Bavaria is known for Munich’s Oktoberfest and its beer. But the southern German state has much more to offer. We show you five things you should not miss on your next visit. Video: Elisabeth Yorck von Wartenburg
Bayreuth is a town on the Red Main river in Bavaria, Germany. At its center is the Richard Wagner Museum in the composer’s former home, Villa Wahnfried. Wagner’s operas are performed at the Bayreuther Festspielhaus, home of the annual Bayreuth Festival. On the eastern outskirts, the Hermitage Gardens surrounds the Altes Schloss Eremitage palace and the Temple of the Sun (Sonnentempel), honoring the god Apollo.
Memmingen is a town in Swabia, Bavaria, Germany. It is the economic, educational and administrative centre of the Danube-Iller region. To the west the town is flanked by the Iller, the river that marks the Baden-Württemberg border. To the north, east and south the town is surrounded by the district of Unterallgäu.
Munich, Bavaria’s capital, is home to centuries-old buildings and numerous museums. The city is known for its annual Oktoberfest celebration and its beer halls, including the famed Hofbräuhaus, founded in 1589. In the Altstadt (Old Town), central Marienplatz square contains landmarks such as Neo-Gothic Neues Rathaus (town hall), with a popular glockenspiel show that chimes and reenacts stories from the 16th century.
Bamberg is a town in northern Bavaria, Germany, laid out over 7 hills where the Regnitz and Main rivers meet. Its old town preserves structures from the 11th to 19th centuries including the muraled Altes Rathaus (town hall), which occupies an island in the Regnitz reached by arched bridges. The Romanesque Bamberg Cathedral, begun in the 11th century, features 4 towers and numerous stone carvings.
Germany also has a fascinating Alps mountain range. Located in south of Germany (Bavaria), Berchtesgaden is one of the best that show case the beauty of German Alps. In the video you will find out some of the best places to visit in Berchtesgaden: The all-year-round Ice Cave, Lake Obersee, Hintersee and Königssee.
Berchtesgaden is a German town in the Bavarian Alps on the Austrian border. South of town, Hitler’s Eagle’s Nest retreat, the Kehlsteinhaus, has a restaurant with alpine views. The Dokumentation Obersalzberg museum chronicles the Nazi era. Salzbergwerk Berchtesgaden illuminates the salt mine’s 500-year history. Lifts lead to Obersalzberg and Rossfeld ski areas. To the south, trails cross Berchtesgaden National Park.
Rothenburg ob der Tauber is a German town in northern Bavaria known for its medieval architecture. Half-timbered houses line the cobblestone lanes of its old town. The town walls include many preserved gate houses and towers, plus a covered walkway on top. St. Jakob’s Church houses an intricate, late Gothic altarpiece by woodcarver Tilman Riemenschneider. The medieval Town Hall has a tower with panoramic views.
An imperial castle dating back to 1142 represents the beginning of the town. Elevated to a Free Imperial City in 1274, Rothenburg became one of the most important city states of the Middle Ages. In 1631, during the Thirty Years War, Rothenburg was taken by imperial troops. Ex-Mayor Nusch saved the town by drinking nearly 13 cups of wine in a single gulp, the so-called “Master draught”. Losing its importance in the following centuries, Rothenburg’s medieval center remained untouched. In the Romantic era, the town was discovered by painters and poets and became a symbol of the Middle Ages in Germany. An informative walking tour along the city walls (and to a large extent on the former battlements) is offered by the Rothenburger Turmweg. Information panels and a brochure provide an overview of the town’s 42 towers. The year-round ‘Christmas-Village’ store in Rothenburg is a Christmas Winter Wonderland with more than 30,000 traditional German Christmas decorations and on the 2nd floor of the Käthe Wohlfahrt Christmas Village store in Rothenburg is a very unique German Christmas museum. Nowadays Rothenburg, situated in Western Franconia, is one of the most visited towns in Europe. Its richness of old medieval buildings and museums – such as the famous Criminal Museum and the Imperial City Museum – explains Rothenburg´s reputation as one of the most attractive destinations in Germany. Highlights of next year’s calendar of events are the Historical Festival Play “The Master draught” over Whitsun weekend, the “Imperial City Festival” in September and the world-famous Christmas Market “Rothenburger Reiterlesmarkt“ in December.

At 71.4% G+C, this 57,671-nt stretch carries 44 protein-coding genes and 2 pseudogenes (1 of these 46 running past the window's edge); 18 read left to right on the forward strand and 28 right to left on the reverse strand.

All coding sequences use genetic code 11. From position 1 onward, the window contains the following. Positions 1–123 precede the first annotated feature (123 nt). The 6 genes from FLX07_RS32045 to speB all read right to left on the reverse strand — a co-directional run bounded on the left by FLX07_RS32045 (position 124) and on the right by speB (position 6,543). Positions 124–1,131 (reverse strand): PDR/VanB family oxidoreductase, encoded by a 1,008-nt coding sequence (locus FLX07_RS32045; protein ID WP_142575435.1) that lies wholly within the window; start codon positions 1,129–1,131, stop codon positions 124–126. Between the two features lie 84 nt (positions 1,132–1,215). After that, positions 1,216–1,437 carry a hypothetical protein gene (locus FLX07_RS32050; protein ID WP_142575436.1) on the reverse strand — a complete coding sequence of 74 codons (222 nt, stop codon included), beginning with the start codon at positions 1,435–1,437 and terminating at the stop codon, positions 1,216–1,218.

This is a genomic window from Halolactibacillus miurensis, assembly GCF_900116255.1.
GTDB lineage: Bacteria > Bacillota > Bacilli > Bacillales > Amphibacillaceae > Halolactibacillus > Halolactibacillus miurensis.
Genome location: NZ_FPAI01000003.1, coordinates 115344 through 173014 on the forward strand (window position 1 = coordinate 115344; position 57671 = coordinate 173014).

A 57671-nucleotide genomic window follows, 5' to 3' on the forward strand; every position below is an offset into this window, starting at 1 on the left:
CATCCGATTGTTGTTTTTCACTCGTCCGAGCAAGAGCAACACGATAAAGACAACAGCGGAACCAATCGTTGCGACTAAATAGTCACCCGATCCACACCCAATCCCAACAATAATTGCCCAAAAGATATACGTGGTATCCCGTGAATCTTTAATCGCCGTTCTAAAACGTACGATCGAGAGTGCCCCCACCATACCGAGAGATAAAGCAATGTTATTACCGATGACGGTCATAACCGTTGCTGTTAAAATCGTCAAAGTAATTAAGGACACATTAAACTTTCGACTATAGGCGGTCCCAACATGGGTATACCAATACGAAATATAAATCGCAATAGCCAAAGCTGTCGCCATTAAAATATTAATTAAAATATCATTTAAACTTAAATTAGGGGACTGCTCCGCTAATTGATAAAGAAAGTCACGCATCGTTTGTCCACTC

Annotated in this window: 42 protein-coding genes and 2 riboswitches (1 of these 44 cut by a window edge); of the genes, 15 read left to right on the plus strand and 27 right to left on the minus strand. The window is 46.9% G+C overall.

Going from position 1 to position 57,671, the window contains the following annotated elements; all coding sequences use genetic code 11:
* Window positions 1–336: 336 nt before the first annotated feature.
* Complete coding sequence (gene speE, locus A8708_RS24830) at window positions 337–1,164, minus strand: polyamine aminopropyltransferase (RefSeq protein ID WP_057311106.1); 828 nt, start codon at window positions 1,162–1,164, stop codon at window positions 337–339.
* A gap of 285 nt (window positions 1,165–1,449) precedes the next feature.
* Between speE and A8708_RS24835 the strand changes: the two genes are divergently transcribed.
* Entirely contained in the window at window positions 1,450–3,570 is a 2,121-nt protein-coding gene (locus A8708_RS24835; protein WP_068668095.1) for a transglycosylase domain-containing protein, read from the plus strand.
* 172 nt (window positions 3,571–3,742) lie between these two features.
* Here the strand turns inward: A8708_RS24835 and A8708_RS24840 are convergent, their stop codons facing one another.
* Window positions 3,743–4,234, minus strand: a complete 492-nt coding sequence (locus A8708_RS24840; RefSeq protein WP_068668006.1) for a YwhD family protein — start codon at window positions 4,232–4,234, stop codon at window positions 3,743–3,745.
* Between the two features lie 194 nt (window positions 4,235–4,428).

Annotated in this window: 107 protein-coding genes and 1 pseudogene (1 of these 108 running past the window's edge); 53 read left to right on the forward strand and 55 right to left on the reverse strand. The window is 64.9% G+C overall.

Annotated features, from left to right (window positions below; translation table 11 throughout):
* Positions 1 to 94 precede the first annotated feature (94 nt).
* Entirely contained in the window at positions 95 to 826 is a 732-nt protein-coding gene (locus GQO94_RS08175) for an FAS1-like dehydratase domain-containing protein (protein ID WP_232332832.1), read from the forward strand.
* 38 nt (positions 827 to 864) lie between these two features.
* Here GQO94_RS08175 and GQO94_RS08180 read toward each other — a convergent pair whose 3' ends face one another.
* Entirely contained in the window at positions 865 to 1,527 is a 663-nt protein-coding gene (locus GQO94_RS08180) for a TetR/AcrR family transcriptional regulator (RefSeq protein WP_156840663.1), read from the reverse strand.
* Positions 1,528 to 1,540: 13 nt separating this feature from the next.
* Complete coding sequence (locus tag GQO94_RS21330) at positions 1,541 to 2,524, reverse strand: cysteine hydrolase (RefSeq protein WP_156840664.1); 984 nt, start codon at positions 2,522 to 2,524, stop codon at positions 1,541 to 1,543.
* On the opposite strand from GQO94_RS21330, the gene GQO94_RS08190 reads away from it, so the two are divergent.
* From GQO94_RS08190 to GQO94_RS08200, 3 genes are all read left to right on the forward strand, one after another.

Filmed and Directed by: Matthias Haller
Forest Light – a timelapse journey, one year through the Black Forest. Wide landscapes, refreshing waterfalls and magical forest light. Last year I was able to spend many hours in the Black Forest to capture the most beautiful moods of the four seasons. Around 80,000 individual pictures were taken during this time.
The Black Forest is a mountainous region in southwest Germany, bordering France. Known for its dense, evergreen forests and picturesque villages, it is often associated with the Brothers Grimm fairy tales. It’s renowned for its spas and the cuckoo clocks produced in the region since the 1700s. The region’s largest town, Freiburg, is filled with Gothic buildings and surrounded by vineyards.
Bogner’s latest road trip took him and his fellow curve hunters from Baden-Baden across the Black Forest to Lake Constance and along the German Alpine road to Tegernsee, Berchtesgaden and numerous other wonderful corners of Bavaria.
Along the way, the Porsche convoy stopped at the Dornier aircraft factories, the Gmünd paper mill and a plethora of fabulous hotels such as Ellmau Castle and the Kranzbach.
Filmed and Directed by: Mierswa-Kluska – Ferdinand Wolf
Edited by: M. Dorfler